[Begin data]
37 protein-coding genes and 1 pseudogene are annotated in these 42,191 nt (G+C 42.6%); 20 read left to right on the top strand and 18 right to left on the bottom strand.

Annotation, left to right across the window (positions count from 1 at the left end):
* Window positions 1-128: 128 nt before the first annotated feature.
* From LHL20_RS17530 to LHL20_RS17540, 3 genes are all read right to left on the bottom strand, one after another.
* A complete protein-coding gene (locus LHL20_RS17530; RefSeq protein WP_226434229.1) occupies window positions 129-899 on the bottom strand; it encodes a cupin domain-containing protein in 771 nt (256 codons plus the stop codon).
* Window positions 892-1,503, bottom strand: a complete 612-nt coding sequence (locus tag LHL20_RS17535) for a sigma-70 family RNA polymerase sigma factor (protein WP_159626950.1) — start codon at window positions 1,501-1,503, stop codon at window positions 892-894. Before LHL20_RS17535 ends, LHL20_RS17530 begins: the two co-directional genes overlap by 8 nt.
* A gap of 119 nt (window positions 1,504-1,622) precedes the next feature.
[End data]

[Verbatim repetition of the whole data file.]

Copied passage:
37 protein-coding genes and 1 pseudogene are annotated in these 42,191 nt (G+C 42.6%); 20 read left to right on the top strand and 18 right to left on the bottom strand.

Annotation, left to right across the window (positions count from 1 at the left end):
* Window positions 1-128: 128 nt before the first annotated feature.
* From LHL20_RS17530 to LHL20_RS17540, 3 genes are all read right to left on the bottom strand, one after another.
* A complete protein-coding gene (locus LHL20_RS17530; RefSeq protein WP_226434229.1) occupies window positions 129-899 on the bottom strand; it encodes a cupin domain-containing protein in 771 nt (256 codons plus the stop codon).
* Window positions 892-1,503, bottom strand: a complete 612-nt coding sequence (locus tag LHL20_RS17535) for a sigma-70 family RNA polymerase sigma factor (protein WP_159626950.1) — start codon at window positions 1,501-1,503, stop codon at window positions 892-894. Before LHL20_RS17535 ends, LHL20_RS17530 begins: the two co-directional genes overlap by 8 nt.
* A gap of 119 nt (window positions 1,504-1,622) precedes the next feature.